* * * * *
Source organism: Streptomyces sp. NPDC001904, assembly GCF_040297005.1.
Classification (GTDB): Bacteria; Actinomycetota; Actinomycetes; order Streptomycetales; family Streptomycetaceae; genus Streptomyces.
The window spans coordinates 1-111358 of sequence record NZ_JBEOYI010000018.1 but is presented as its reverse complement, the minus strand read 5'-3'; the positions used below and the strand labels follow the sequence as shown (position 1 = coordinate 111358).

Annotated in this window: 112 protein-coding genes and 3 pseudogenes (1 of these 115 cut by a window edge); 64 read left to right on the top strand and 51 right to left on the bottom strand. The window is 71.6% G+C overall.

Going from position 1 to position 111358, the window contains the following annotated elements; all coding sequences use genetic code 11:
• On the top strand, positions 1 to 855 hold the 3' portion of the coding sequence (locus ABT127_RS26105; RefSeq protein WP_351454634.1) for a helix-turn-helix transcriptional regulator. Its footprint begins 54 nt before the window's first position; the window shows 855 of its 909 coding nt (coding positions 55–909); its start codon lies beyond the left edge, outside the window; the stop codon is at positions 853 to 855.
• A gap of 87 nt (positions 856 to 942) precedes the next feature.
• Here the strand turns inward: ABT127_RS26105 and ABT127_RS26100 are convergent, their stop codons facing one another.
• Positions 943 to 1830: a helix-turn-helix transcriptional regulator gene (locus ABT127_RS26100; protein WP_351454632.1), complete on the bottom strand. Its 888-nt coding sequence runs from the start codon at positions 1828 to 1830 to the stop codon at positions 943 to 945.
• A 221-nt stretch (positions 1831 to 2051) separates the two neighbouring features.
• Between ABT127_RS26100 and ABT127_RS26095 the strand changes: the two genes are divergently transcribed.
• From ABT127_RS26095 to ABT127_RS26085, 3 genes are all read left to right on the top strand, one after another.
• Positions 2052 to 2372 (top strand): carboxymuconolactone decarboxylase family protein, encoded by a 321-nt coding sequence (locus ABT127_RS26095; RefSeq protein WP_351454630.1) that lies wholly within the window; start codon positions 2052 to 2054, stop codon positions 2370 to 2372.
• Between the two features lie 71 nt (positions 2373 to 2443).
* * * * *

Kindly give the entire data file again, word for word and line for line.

Source organism: Streptomyces sp. NPDC001904, assembly GCF_040297005.1.
Classification (GTDB): Bacteria; Actinomycetota; Actinomycetes; order Streptomycetales; family Streptomycetaceae; genus Streptomyces.
The window spans coordinates 1-111358 of sequence record NZ_JBEOYI010000018.1 but is presented as its reverse complement, the minus strand read 5'-3'; the positions used below and the strand labels follow the sequence as shown (position 1 = coordinate 111358).

Annotated in this window: 112 protein-coding genes and 3 pseudogenes (1 of these 115 cut by a window edge); 64 read left to right on the top strand and 51 right to left on the bottom strand. The window is 71.6% G+C overall.

Going from position 1 to position 111358, the window contains the following annotated elements; all coding sequences use genetic code 11:
• On the top strand, positions 1 to 855 hold the 3' portion of the coding sequence (locus ABT127_RS26105; RefSeq protein WP_351454634.1) for a helix-turn-helix transcriptional regulator. Its footprint begins 54 nt before the window's first position; the window shows 855 of its 909 coding nt (coding positions 55–909); its start codon lies beyond the left edge, outside the window; the stop codon is at positions 853 to 855.
• A gap of 87 nt (positions 856 to 942) precedes the next feature.
• Here the strand turns inward: ABT127_RS26105 and ABT127_RS26100 are convergent, their stop codons facing one another.
• Positions 943 to 1830: a helix-turn-helix transcriptional regulator gene (locus ABT127_RS26100; protein WP_351454632.1), complete on the bottom strand. Its 888-nt coding sequence runs from the start codon at positions 1828 to 1830 to the stop codon at positions 943 to 945.
• A 221-nt stretch (positions 1831 to 2051) separates the two neighbouring features.
• Between ABT127_RS26100 and ABT127_RS26095 the strand changes: the two genes are divergently transcribed.
• From ABT127_RS26095 to ABT127_RS26085, 3 genes are all read left to right on the top strand, one after another.
• Positions 2052 to 2372 (top strand): carboxymuconolactone decarboxylase family protein, encoded by a 321-nt coding sequence (locus ABT127_RS26095; RefSeq protein WP_351454630.1) that lies wholly within the window; start codon positions 2052 to 2054, stop codon positions 2370 to 2372.
• Between the two features lie 71 nt (positions 2373 to 2443).